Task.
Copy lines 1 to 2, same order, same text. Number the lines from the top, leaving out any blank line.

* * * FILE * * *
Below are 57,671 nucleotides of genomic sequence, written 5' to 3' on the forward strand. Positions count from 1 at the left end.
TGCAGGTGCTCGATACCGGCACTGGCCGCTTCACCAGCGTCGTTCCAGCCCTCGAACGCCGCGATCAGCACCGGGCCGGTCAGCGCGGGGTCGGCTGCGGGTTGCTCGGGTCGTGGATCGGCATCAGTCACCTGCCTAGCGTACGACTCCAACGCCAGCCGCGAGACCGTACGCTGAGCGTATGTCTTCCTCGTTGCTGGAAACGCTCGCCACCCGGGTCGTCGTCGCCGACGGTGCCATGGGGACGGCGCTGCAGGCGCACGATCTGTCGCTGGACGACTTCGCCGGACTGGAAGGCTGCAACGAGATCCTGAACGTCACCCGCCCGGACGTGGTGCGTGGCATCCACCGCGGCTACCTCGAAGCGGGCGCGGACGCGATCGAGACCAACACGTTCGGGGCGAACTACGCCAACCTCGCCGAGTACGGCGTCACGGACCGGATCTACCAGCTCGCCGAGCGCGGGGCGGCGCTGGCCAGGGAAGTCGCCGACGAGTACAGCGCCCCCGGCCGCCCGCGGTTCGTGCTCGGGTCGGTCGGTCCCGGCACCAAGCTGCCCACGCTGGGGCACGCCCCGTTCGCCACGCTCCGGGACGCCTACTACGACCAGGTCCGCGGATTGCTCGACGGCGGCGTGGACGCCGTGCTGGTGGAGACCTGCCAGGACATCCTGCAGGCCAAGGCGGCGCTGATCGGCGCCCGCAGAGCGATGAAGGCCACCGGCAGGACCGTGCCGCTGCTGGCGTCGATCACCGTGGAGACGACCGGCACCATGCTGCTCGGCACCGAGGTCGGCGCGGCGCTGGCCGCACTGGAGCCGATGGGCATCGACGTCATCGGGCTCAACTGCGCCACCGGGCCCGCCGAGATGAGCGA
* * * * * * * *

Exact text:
Below are 57,671 nucleotides of genomic sequence, written 5' to 3' on the forward strand. Positions count from 1 at the left end.
TGCAGGTGCTCGATACCGGCACTGGCCGCTTCACCAGCGTCGTTCCAGCCCTCGAACGCCGCGATCAGCACCGGGCCGGTCAGCGCGGGGTCGGCTGCGGGTTGCTCGGGTCGTGGATCGGCATCAGTCACCTGCCTAGCGTACGACTCCAACGCCAGCCGCGAGACCGTACGCTGAGCGTATGTCTTCCTCGTTGCTGGAAACGCTCGCCACCCGGGTCGTCGTCGCCGACGGTGCCATGGGGACGGCGCTGCAGGCGCACGATCTGTCGCTGGACGACTTCGCCGGACTGGAAGGCTGCAACGAGATCCTGAACGTCACCCGCCCGGACGTGGTGCGTGGCATCCACCGCGGCTACCTCGAAGCGGGCGCGGACGCGATCGAGACCAACACGTTCGGGGCGAACTACGCCAACCTCGCCGAGTACGGCGTCACGGACCGGATCTACCAGCTCGCCGAGCGCGGGGCGGCGCTGGCCAGGGAAGTCGCCGACGAGTACAGCGCCCCCGGCCGCCCGCGGTTCGTGCTCGGGTCGGTCGGTCCCGGCACCAAGCTGCCCACGCTGGGGCACGCCCCGTTCGCCACGCTCCGGGACGCCTACTACGACCAGGTCCGCGGATTGCTCGACGGCGGCGTGGACGCCGTGCTGGTGGAGACCTGCCAGGACATCCTGCAGGCCAAGGCGGCGCTGATCGGCGCCCGCAGAGCGATGAAGGCCACCGGCAGGACCGTGCCGCTGCTGGCGTCGATCACCGTGGAGACGACCGGCACCATGCTGCTCGGCACCGAGGTCGGCGCGGCGCTGGCCGCACTGGAGCCGATGGGCATCGACGTCATCGGGCTCAACTGCGCCACCGGGCCCGCCGAGATGAGCGA